3D Printing and Surgical Planning

The same technology NASA uses on the International Space Station has now helped a milestone of 40 heart patients at Henry Ford Hospital, many who otherwise had little hope of survival.

The technology – 3D printing – has been around since the 1980s and is used mostly for industrial manufacturing, and research and development technology.

3D printing made global news in 2014 when the crew of the International Space Station needed a specific wrench to repair a problem and did not have one onboard.

Technicians on the ground transmitted digital plans for the socket-and-ratchet wrench to the orbiting lab, where the crew used an onboard 3D printer to produce the tool and make the repair.

Now 3D printing is at the center of a creative boom.

How 3D Printing Works

Physicians at Henry Ford Hospital are using this technology to create exact replicas of individual human hearts – bringing personalized medicine to the forefront of patient-centered care.

The 3D printing efforts led by William O’Neill’s, M.D., Structural Heart Team and Henry Ford Hospital’s Innovation Institute are improving health care delivery.

Never before could a physician examine an exact replica of a patient’s body part with their hands outside of a patient’s body without ever making a cut or incision.

More powerful than just visualizing a picture on a monitor, 3D printing enables physicians with the ability to anticipate how the patient’s anatomy will react to different types of equipment movement during the procedure. This helps reduce procedure and recovery time, and hospital stays.

Instead of ink to print text or images, 3D printers lay down layer upon layer of plastic or similar materials to build a tangible, physical model.

Its Use for Heart Valves

Because everyone’s heart and heart valves are unique, prosthetic valves may fit imperfectly, leak or interfere with other heart structures.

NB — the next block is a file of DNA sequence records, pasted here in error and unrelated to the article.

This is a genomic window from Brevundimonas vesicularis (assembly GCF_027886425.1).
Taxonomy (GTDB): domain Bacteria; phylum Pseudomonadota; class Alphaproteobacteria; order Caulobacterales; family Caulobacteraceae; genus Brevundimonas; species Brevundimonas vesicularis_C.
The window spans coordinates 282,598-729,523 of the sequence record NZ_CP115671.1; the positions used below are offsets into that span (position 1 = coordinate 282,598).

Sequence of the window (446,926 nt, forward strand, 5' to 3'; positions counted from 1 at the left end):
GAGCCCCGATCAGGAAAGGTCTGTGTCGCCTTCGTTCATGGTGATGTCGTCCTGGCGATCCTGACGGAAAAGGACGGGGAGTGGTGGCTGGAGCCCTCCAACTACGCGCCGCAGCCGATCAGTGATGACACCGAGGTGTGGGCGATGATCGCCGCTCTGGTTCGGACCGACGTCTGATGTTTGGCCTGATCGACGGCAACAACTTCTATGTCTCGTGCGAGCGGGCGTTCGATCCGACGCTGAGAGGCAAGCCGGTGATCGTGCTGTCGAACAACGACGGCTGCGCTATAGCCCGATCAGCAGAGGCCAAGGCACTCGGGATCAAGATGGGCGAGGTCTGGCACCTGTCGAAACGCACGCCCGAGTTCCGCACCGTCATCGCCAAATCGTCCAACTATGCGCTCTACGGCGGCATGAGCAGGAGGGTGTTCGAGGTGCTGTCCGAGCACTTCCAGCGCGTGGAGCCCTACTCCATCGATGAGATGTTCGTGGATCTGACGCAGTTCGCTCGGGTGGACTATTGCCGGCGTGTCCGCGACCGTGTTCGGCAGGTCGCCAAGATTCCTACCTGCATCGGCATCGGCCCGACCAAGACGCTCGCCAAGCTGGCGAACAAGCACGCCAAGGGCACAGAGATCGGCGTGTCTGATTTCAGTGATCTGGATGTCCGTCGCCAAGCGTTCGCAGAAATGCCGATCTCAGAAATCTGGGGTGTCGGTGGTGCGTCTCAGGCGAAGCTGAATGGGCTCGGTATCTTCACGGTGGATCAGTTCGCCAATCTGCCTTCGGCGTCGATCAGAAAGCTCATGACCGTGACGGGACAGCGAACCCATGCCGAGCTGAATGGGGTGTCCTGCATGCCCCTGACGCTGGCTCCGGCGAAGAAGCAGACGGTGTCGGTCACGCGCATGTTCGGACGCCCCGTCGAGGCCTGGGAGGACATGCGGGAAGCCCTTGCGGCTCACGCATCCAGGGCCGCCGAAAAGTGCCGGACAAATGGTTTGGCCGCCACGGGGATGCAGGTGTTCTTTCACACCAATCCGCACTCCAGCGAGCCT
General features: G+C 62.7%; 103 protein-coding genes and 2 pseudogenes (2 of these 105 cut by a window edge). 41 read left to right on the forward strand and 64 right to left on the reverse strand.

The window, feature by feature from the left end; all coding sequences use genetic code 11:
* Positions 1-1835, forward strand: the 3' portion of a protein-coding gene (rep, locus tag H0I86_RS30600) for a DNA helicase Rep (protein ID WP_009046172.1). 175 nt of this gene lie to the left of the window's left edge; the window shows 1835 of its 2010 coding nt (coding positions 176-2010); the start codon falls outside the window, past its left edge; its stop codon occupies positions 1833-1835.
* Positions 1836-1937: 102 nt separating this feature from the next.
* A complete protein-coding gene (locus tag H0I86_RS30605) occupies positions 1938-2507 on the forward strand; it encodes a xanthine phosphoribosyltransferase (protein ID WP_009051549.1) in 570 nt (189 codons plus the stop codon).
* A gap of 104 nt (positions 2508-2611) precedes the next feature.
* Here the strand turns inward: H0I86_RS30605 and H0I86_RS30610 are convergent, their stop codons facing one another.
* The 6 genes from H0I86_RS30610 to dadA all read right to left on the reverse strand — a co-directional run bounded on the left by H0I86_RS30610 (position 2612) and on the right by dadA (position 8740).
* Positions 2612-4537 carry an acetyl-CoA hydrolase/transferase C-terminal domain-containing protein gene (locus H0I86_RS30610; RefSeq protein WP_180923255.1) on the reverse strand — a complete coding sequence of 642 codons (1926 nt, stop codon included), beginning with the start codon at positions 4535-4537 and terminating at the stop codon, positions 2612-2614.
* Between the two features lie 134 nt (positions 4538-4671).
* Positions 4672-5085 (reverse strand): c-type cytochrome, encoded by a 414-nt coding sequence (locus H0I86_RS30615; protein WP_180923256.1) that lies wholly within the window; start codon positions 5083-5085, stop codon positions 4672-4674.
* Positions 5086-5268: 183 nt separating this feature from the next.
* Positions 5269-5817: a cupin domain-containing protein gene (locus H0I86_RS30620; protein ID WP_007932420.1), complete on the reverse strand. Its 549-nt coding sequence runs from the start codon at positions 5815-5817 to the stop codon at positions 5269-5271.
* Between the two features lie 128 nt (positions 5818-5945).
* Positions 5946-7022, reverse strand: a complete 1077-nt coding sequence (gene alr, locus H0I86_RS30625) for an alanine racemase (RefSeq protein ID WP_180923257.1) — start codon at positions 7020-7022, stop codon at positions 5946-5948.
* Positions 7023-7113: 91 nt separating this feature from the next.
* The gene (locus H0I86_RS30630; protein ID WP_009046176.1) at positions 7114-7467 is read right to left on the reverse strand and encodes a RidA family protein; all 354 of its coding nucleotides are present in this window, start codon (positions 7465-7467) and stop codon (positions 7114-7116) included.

By creating a 3D replica of the patient’s malfunctioning heart, structural interventional cardiologists and cardiothoracic surgeons can determine optimal positioning for the planned transcatheter valve in the replica of the patient’s heart. It also allows the team to make or anticipate adjustments to their case – days before the patient is scheduled to be in the operating room.

This innovative process has already improved patient outcomes and saved lives.

3D Printing for High Risk Procedures

3D printing also can be used in predicting which patients would be the best candidates for these high-risk procedures. Recently, a patient referred for consideration for transcatheter mitral valve replacement underwent 3D printing of her heart and failing prosthetic valve. (For transcatheter mitral valve replacement, cardiologists use a balloon-tipped catheter, typically threaded to the heart through a vein in the leg, to replace the mitral valve.)

Upon review of the 3D model, Dr. O’Neill and Henry Ford Hospital’s Structural Heart team were able to determine that the patient would not be a candidate for this highly complex procedure; if they put a new valve inside her old valve it would obstruct the outflow of blood to the heart and she would die.

3dprinting_heart_sm.pngOne Patient’s Story

Recently, an elderly gentleman with an abnormality in his heart known as atrial fibrillation underwent 3D printing evaluation of his left atrial appendage anatomy.

He had prior stomach bleeding episodes and could not tolerate blood thinning medications because of his high risk of bleeding. Unfortunately, without blood thinning medication, and due to his underlying condition of atrial fibrillation, he suffered mini-strokes.

He sought Dr. O’Neill’s structural heart team for implantation of an occluder device into his left atrial appendage, which is designed to prevent further episodes of blood clots and strokes.

Typically, this procedure would take at least 90 minutes to be completed in a high-volume experienced medical center. With the aid of a 3D printed replica of this patient’s heart, Dr. O’Neill was able to implant the device in 20 minutes. The patient was in recovery within an hour, sitting up in a chair in the afternoon, and discharged home the next day.

3D printing has utility in not only finding out who is a good candidate for highly complex procedures, but also in making these procedures more efficient, safer, enabling faster patient recovery, less pain, and quicker discharge to home.